And obviously you can't fling a beer mat in a geek bar anywhere in Europe these days without hitting a Buxton tap. BierCaB had Battle Horse, one of those black double IPAs I can never decide if I like or not, all green-smelling and tasting powerfully cabbagey, to the point of acidic sourness. Bizarrely my notes say I found it enjoyably refreshing, even at 11.1% ABV. Wrong-footed again. Meanwhile over at Ale & Hop they were pouring Buxton's Wyoming Sheep Ranch, a clear gold double IPA with a lightly zesty aroma but laying on the complexities when it comes to tasting: big resins, lots of heady dank, a dose of wax plus a dusting of spices. Yet it's all harmonised rather beautifully and the result is smooth, clean and very satisfying. You'd take your time with this one even if it wasn't 8.4% ABV.

Last of the English beers comes courtesy of Homo Sibaris: Moor's So'Hop, a sharp and lemony pale ale of just 4.1% ABV, hazy yellow in colour and with a heap of dry, back-of-the-throat bitterness. The aroma promises oodles of lemon sherbet fun but it's all acid business on tasting. Instead of sweet fruit you get a serving of green celery or asparagus in the flavour. Eat it up, it's good for you.

It's probably a healthy sign that American beers were thin on the ground. Not so much as a Sierra Nevada or Brooklyn tap to be seen. I did spot one beer from Kentucky's Against the Grain, home of the dad-joke beer name. Mac Fannybaw (sigh) is a Scotch ale (sigh) of 8.5% ABV, dark red-gold and smelling of smoke and seawater -- pleasantly so; I could sniff it for ages. Smoky sourness is the main feature of the flavour, light and clean, having a lot in common with good German rauchbier. Names aside, I liked it a lot.

Canadian beer was easier found than American, and Black Lab had two IPAs from Flying Monkeys in Ontario. Smashbomb is a beer you've tasted before: a middling shade of orange with a slight haze, sticky candy and a jaffa bitterness. Enjoyable, but rather generic, I thought. Still better than Hoptical Illusion, a darker rose-gold and rather toffeeish: crystal malt, a vegetal bitterness and not much else. The brewery claims there's Centennial, Amarillo and Cascade in here, but I'm damned if I can see where they went.

The nordics were fairly well represented and I had my first Estonian IPA in the form of Virmalised by Põhjala while in La Resistència. No head to speak of, but it had some nice wintery herbs in the flavour profile, sage in particular, and an interesting touch of coconut, but was ultimately rather watery and unexciting. I'd expect a bit more of a kick at 6.5% ABV.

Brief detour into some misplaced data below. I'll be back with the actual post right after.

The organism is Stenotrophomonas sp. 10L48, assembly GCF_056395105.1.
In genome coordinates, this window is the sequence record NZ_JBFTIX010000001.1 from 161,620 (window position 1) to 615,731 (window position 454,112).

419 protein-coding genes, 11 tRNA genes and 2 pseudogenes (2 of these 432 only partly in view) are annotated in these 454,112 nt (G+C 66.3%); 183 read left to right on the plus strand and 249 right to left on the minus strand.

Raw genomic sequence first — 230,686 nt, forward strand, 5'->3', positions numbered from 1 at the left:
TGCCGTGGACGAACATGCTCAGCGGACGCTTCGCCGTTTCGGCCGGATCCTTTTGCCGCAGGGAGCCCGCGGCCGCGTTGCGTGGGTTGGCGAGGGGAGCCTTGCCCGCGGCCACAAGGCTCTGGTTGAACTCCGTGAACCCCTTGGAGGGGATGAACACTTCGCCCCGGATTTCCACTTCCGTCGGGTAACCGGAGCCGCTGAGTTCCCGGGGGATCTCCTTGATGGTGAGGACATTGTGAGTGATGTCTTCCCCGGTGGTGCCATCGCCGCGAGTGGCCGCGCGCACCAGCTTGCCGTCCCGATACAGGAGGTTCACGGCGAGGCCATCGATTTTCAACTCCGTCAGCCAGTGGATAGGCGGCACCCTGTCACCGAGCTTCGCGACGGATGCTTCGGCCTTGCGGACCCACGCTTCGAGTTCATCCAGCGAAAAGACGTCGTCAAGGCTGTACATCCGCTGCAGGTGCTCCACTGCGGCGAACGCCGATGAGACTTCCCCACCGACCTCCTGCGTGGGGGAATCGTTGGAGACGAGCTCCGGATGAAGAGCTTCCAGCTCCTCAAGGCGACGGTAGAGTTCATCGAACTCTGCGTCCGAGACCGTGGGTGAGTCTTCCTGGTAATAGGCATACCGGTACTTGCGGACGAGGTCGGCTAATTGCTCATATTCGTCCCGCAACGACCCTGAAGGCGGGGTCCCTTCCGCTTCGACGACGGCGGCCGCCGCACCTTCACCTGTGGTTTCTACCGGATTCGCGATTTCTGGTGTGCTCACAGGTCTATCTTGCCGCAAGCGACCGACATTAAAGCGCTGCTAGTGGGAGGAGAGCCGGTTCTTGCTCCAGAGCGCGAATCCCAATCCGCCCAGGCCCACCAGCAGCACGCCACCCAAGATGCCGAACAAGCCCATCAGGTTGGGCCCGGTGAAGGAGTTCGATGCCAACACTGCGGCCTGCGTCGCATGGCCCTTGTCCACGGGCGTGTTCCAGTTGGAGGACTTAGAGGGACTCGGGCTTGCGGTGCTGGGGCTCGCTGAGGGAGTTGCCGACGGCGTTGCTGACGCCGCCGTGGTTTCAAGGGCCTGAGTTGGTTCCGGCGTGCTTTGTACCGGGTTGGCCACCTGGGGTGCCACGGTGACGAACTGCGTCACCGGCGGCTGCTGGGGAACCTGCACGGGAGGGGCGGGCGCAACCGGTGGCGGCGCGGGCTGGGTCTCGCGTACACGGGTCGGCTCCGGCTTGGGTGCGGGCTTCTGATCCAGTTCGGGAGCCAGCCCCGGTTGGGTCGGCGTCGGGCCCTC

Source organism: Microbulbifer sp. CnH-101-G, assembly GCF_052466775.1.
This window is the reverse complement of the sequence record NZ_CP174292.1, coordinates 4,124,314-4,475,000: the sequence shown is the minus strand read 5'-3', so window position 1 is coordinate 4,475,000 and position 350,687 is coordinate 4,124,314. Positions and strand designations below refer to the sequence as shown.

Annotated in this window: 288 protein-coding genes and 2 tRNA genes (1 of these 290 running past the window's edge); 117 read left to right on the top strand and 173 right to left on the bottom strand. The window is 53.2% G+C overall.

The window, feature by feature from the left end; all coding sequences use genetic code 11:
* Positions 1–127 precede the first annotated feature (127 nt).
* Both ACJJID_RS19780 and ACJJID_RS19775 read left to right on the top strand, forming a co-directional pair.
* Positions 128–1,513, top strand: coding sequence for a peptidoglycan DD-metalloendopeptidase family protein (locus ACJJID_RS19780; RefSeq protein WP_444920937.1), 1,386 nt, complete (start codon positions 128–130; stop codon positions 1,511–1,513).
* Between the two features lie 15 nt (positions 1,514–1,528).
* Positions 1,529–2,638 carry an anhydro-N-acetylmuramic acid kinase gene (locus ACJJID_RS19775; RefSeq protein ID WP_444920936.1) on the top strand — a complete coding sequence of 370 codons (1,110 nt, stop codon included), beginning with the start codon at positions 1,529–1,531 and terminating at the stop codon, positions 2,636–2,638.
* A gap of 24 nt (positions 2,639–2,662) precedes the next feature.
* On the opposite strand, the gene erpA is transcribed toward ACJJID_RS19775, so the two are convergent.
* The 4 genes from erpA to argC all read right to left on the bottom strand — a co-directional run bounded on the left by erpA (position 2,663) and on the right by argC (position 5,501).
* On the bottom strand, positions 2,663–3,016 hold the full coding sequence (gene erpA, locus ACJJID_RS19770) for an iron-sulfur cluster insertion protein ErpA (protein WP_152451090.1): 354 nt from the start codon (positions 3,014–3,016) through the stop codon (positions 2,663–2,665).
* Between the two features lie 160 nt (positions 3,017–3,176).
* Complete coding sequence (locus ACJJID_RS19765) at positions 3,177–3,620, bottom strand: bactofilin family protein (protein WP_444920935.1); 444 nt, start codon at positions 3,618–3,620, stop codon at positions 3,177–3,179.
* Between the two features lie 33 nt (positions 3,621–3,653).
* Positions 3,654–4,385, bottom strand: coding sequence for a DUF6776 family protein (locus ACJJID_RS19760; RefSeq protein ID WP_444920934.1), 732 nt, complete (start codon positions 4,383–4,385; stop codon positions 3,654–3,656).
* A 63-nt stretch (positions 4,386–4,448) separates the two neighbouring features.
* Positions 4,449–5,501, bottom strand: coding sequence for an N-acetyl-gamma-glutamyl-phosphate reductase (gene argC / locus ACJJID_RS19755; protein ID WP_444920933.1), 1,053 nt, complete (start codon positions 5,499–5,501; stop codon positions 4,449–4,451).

Next to it, one from Lindheim in Norway: their O-Pale. Same strength; more weight. This reddish-gold beer shows big English characteristics, all marmalade and meadows in both flavour and aroma, spread on a wholegrain-toast malt base and dusted with a pinch of bubblegum which is slightly out of character but does it no harm at all. I liked it but, as with the Virmalised, I think they could have got the same effect at a more sociable ABV.

Back to BierCaB then, for a beer brewed by Lervig of Stavanger in collaboration with Surly of Minneapolis. 1349 Black Ale is 13.5% ABV and as tarry as you might expect. It smells woody and boozy, tasting sweet like a barley wine, heading towards cherry cough-sweet territory. The brewers' notes say there's Yirgacheffe coffee in here so, hey, now mine do too. I couldn't taste it though. Overall a smooth and warming end-of-evening sipper, but a small one is plenty.

And speaking of strong and coffee-infused, they had De Molen's Kopi Loewak in the display fridges at La Cervesera Artesana. This is a mere 11.2% ABV and you really can smell the coffee, and the alcohol too: Tia Maria in a big way. The first impression is of a rather dry and burnt coffee stout and it takes a while to open out and let the rich chocolatey imperial flavours come through. They blend with the coffee to make a kind of sweet chestnut nuttiness. If you like a coffee beer to really taste of coffee, in a raw bean sort of way, this is what you're looking for.

Only one German brewery had much of a presence on the Barcelona beer scene: Aktienbrauerei Kaufbeuren from south-west Bavaria. I chanced Steingadener when I was in La Cerveteca, chalked up simply as a dunkel. And I thought it a good, powerfully flavoured, version of the style: huge liquorice, lots of caramel, generous chocolate and a very German herbal bitterness. Though it was indeed sweet, I was very surprised to find it's actually a dunkelweiss, being far cleaner of flavour than they normally are. Shows the power of suggestion. I'm sure I'd have noticed loads of brown bananas if I'd been told to expect them.

And that's your lot from Barcelona. I hope I've shown over the last two posts that there's plenty of variety to be had (though you doubtless all knew that already). The good news for the beer tourist is that some places, including BierCaB, are open all day, not just in the evenings. Even more open early on weekends, though some close in the afternoons. In short, you need to do some schedule planning before setting out for any specific establishment. It could do with more space, however. Many pubs just got too crowded, with the staff too few and the beer too foamy, for comfortable drinking. But it certainly shows promise and there is clearly room for lots more establishments, of all sizes.

And if this is the point where you're thinking "Yeah, I really should go/go back some time soon", the Barcelona Beer Festival is 13-15 March this year. What better time to visit?